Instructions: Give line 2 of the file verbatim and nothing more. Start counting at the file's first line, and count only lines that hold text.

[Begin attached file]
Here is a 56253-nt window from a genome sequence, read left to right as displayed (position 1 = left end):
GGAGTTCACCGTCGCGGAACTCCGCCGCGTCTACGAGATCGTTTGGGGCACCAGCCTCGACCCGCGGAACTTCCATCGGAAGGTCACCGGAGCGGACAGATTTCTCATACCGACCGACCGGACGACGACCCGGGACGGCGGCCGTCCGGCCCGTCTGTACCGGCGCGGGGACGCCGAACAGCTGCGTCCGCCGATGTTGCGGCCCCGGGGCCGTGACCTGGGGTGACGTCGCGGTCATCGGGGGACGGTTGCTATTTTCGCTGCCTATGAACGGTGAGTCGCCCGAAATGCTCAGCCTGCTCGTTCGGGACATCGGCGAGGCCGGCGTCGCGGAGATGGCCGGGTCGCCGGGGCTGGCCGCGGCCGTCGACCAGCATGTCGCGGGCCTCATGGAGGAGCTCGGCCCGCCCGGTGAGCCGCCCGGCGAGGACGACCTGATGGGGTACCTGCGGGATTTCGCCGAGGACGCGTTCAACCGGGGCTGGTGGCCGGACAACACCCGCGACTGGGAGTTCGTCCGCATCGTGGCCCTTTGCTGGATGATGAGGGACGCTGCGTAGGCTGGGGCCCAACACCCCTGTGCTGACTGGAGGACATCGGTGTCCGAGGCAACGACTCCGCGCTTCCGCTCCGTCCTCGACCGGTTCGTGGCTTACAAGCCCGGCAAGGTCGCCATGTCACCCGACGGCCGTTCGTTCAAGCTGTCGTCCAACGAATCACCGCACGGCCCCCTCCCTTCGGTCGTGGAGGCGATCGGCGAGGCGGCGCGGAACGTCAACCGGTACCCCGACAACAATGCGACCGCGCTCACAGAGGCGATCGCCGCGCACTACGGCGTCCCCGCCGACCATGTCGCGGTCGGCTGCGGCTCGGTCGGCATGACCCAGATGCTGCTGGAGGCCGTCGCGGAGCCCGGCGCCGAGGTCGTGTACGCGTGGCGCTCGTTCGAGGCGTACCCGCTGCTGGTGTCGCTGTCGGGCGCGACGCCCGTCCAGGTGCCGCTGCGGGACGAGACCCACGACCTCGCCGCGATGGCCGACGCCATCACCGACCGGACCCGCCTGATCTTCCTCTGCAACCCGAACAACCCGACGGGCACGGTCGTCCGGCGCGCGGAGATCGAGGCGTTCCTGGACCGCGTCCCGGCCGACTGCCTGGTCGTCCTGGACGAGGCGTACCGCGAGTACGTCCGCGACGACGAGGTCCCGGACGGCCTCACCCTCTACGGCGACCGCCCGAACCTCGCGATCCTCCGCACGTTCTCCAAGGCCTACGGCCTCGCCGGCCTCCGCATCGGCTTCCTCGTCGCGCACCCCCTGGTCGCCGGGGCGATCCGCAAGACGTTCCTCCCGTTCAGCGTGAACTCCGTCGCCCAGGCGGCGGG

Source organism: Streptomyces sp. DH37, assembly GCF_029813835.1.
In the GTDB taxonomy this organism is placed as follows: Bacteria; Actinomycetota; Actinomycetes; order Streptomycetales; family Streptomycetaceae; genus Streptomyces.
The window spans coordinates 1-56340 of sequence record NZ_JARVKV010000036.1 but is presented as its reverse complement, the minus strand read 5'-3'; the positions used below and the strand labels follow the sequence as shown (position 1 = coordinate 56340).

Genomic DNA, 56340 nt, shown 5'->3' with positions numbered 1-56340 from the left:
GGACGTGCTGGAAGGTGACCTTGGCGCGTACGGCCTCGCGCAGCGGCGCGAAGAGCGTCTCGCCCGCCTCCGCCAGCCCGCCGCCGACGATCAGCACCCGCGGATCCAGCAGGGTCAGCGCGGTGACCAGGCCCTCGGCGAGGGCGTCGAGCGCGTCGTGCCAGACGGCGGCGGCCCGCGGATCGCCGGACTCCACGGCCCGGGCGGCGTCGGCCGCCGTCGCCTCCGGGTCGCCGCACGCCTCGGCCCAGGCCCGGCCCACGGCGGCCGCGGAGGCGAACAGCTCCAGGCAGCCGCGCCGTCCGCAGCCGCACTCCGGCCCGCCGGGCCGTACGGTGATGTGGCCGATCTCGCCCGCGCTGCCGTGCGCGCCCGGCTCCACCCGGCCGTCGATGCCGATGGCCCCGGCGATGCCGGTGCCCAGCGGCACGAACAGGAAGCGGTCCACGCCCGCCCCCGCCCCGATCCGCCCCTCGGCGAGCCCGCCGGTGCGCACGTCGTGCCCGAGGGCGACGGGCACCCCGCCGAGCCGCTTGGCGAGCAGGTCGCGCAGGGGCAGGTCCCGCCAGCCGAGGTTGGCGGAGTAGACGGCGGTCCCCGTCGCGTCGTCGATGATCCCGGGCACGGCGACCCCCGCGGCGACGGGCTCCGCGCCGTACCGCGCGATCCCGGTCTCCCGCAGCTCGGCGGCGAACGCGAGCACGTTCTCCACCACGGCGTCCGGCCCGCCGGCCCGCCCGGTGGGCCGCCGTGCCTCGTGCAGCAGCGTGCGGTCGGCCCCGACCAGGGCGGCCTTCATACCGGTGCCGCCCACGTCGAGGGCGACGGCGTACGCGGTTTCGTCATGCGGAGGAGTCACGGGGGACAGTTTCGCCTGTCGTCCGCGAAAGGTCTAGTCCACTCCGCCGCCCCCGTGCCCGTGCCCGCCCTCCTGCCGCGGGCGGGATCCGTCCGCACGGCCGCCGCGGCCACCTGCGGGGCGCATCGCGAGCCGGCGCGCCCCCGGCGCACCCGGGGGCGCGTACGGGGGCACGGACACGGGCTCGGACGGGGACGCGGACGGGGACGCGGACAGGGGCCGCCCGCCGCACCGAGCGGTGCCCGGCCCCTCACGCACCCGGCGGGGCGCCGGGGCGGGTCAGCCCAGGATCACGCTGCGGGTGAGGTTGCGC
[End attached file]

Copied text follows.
GGAGTTCACCGTCGCGGAACTCCGCCGCGTCTACGAGATCGTTTGGGGCACCAGCCTCGACCCGCGGAACTTCCATCGGAAGGTCACCGGAGCGGACAGATTTCTCATACCGACCGACCGGACGACGACCCGGGACGGCGGCCGTCCGGCCCGTCTGTACCGGCGCGGGGACGCCGAACAGCTGCGTCCGCCGATGTTGCGGCCCCGGGGCCGTGACCTGGGGTGACGTCGCGGTCATCGGGGGACGGTTGCTATTTTCGCTGCCTATGAACGGTGAGTCGCCCGAAATGCTCAGCCTGCTCGTTCGGGACATCGGCGAGGCCGGCGTCGCGGAGATGGCCGGGTCGCCGGGGCTGGCCGCGGCCGTCGACCAGCATGTCGCGGGCCTCATGGAGGAGCTCGGCCCGCCCGGTGAGCCGCCCGGCGAGGACGACCTGATGGGGTACCTGCGGGATTTCGCCGAGGACGCGTTCAACCGGGGCTGGTGGCCGGACAACACCCGCGACTGGGAGTTCGTCCGCATCGTGGCCCTTTGCTGGATGATGAGGGACGCTGCGTAGGCTGGGGCCCAACACCCCTGTGCTGACTGGAGGACATCGGTGTCCGAGGCAACGACTCCGCGCTTCCGCTCCGTCCTCGACCGGTTCGTGGCTTACAAGCCCGGCAAGGTCGCCATGTCACCCGACGGCCGTTCGTTCAAGCTGTCGTCCAACGAATCACCGCACGGCCCCCTCCCTTCGGTCGTGGAGGCGATCGGCGAGGCGGCGCGGAACGTCAACCGGTACCCCGACAACAATGCGACCGCGCTCACAGAGGCGATCGCCGCGCACTACGGCGTCCCCGCCGACCATGTCGCGGTCGGCTGCGGCTCGGTCGGCATGACCCAGATGCTGCTGGAGGCCGTCGCGGAGCCCGGCGCCGAGGTCGTGTACGCGTGGCGCTCGTTCGAGGCGTACCCGCTGCTGGTGTCGCTGTCGGGCGCGACGCCCGTCCAGGTGCCGCTGCGGGACGAGACCCACGACCTCGCCGCGATGGCCGACGCCATCACCGACCGGACCCGCCTGATCTTCCTCTGCAACCCGAACAACCCGACGGGCACGGTCGTCCGGCGCGCGGAGATCGAGGCGTTCCTGGACCGCGTCCCGGCCGACTGCCTGGTCGTCCTGGACGAGGCGTACCGCGAGTACGTCCGCGACGACGAGGTCCCGGACGGCCTCACCCTCTACGGCGACCGCCCGAACCTCGCGATCCTCCGCACGTTCTCCAAGGCCTACGGCCTCGCCGGCCTCCGCATCGGCTTCCTCGTCGCGCACCCCCTGGTCGCCGGGGCGATCCGCAAGACGTTCCTCCCGTTCAGCGTGAACTCCGTCGCCCAGGCGGCGGG